Anonymous said...

Excellent analysis/evisceration, PKS. Regarding Plath's hygiene/hair-washing and Alvarez's comment about her animal scent --- didn't the incident take place during one of the worst English winters on record? Plath records her struggles with the water/piping in her flat in "Snow Blitz," so I've always assumed that her unwashed hair might be connected to how freaking cold it was --- how complicated having a good bath might be (even though we know that Plath loved a good bath).

Peter K Steinberg said...

Thanks Suki, Alessandra, Julia, Jessica & Anonymous for your thoughts and commentary on Meyers' recent article and my post about it. You have each raised very provocative issues that further illustrates faults in Meyers' piece. I am thankful for your personal perspective, Julia, and to you Jess for mentioning contemporary practices.

Anonymous: Very good point; however the 'snow blitz' started on Boxing Day, the 26th of December, and continued into January and maybe February. (I remember, with sadness, reading in microfilm editions of The Guardian and online editions of The Times that the weather pattern of cold and snow broke in the week after Plath's death.) "Snow Blitz" is undated but probably from the middle of January, so any issues Plath may have had with baths and plumbing would have been well after Alvarez's visit. But your point is still quite valid and important.

Alessandra! I hope that your tea and time now have helped to melt the anger and frustration away.


Anonymous said...

Yes, they have. Teas & hot baths always cure ;-)

xx Alessandra

Anonymous said...

Middle of january yes .. Well,the plathologist here is you,Peter,so I really wouldnt have to get my word in.. Ive gone and checked several times myself as well these years on internet and all the books I own (and they're many) but none of them mention the date Snow Blitz was written on..the only one to mention it, I just went and checked again and found out 5mins ago,is Anne Stevenson in "Bitter Fame", she says,page 280, line 16th, "In late January she wrote "Snow Blitz". I dont know how much she's trustworthy (you know her better than me, you only are the trustworthy for me so only you can judge&correct) Im just copying down what she wrote. By the way I wished to know how much Stevenson is reliable because Im reading her Bitter Fame again after many years but jf u tell me she's not Im gonna stop the reading cause I dont want to waste my time on false/not reliable biographer. Sorry if I commented again..Im becoming quite a haunting presence, I know,(u know very well how strong I despise stalkers myself so Im gving u the permission to block me. No joke) but bear with me,I know u hate me ;-) but u know how much I love to talk/deal with Sylvia Plath and I would like to talk about her&her work with someone all the time,every day,all my life, and not only reading her alone on my own in my house and mostly in these difficult weeks of mine (you know what am referring to) which is helping me to kill this awful time and help me spend the days better and distract myself. So im deeply apologizing if Im becoming a little bit too present and bothering.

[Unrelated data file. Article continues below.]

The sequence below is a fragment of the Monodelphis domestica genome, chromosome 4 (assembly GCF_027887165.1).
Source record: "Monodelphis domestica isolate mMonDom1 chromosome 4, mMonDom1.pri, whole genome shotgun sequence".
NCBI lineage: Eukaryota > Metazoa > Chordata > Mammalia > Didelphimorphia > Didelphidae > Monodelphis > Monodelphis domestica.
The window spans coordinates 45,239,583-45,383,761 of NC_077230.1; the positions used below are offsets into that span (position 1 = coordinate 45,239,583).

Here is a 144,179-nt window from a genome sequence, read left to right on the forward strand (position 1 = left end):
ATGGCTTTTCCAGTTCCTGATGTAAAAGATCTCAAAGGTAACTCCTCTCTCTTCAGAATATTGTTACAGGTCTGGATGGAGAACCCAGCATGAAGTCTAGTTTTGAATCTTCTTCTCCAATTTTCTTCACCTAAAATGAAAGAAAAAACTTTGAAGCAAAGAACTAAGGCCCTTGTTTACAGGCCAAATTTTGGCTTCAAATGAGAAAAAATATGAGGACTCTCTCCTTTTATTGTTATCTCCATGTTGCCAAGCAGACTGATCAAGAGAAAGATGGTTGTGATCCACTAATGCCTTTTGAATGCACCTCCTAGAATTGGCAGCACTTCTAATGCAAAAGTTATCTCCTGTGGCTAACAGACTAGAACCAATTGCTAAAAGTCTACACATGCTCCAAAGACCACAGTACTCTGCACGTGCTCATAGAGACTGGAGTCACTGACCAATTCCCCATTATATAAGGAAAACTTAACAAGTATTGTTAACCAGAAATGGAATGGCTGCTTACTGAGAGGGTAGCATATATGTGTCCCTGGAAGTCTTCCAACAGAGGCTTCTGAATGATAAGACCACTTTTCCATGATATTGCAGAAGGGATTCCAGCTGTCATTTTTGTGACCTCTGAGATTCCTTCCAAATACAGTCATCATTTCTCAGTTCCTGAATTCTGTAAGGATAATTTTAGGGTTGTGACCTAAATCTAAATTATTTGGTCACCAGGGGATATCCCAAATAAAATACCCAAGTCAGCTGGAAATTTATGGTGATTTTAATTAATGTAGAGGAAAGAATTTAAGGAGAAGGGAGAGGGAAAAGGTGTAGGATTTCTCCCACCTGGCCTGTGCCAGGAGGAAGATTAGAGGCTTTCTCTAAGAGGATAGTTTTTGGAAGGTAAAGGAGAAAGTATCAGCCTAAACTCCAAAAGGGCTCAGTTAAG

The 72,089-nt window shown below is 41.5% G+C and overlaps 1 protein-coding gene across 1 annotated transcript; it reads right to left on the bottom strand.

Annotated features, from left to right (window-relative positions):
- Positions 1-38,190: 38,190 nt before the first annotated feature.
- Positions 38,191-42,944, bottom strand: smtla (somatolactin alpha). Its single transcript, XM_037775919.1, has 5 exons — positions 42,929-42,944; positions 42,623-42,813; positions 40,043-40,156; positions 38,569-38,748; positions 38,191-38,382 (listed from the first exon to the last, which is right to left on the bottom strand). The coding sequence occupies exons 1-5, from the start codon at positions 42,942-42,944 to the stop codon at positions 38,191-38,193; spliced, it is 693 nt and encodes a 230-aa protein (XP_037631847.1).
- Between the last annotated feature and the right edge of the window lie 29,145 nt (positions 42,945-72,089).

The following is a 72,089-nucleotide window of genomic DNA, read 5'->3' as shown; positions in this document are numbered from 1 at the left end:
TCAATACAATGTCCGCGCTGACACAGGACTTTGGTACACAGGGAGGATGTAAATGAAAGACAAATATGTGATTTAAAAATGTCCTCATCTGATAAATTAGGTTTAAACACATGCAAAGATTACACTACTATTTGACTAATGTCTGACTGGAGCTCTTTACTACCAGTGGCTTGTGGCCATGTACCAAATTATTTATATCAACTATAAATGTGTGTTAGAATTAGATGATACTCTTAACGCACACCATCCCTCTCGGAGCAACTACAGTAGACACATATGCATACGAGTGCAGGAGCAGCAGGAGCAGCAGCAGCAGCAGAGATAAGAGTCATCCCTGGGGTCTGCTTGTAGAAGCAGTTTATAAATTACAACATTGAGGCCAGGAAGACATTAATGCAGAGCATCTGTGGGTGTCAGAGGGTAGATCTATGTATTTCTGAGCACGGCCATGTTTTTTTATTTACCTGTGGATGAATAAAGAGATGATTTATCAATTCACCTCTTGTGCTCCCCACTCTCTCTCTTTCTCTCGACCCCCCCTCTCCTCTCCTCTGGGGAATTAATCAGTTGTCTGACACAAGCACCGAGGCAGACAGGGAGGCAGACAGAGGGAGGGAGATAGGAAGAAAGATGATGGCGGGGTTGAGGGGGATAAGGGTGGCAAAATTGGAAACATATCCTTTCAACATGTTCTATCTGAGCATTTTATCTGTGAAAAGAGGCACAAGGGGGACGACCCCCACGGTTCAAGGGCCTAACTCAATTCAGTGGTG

But it's hard for me to resist from posting and talking and asking when my biggest passion is Sylvia Plath. And my thirst of knowledge and curiosity about her are strong. So please bear with me...but u're "lucky" this maybe will be one of my last bothering post of the year then I won't be missed ;-)
xx Alessandra


suki said...

Hi Julia you're right about shampoos . My mother was born around the same time as Plath, and the idea of washing your hair more than once a week, when she was young was laughable.
The soaps were atrocious. Pears soap was special because it wasn't black ( made of lead ).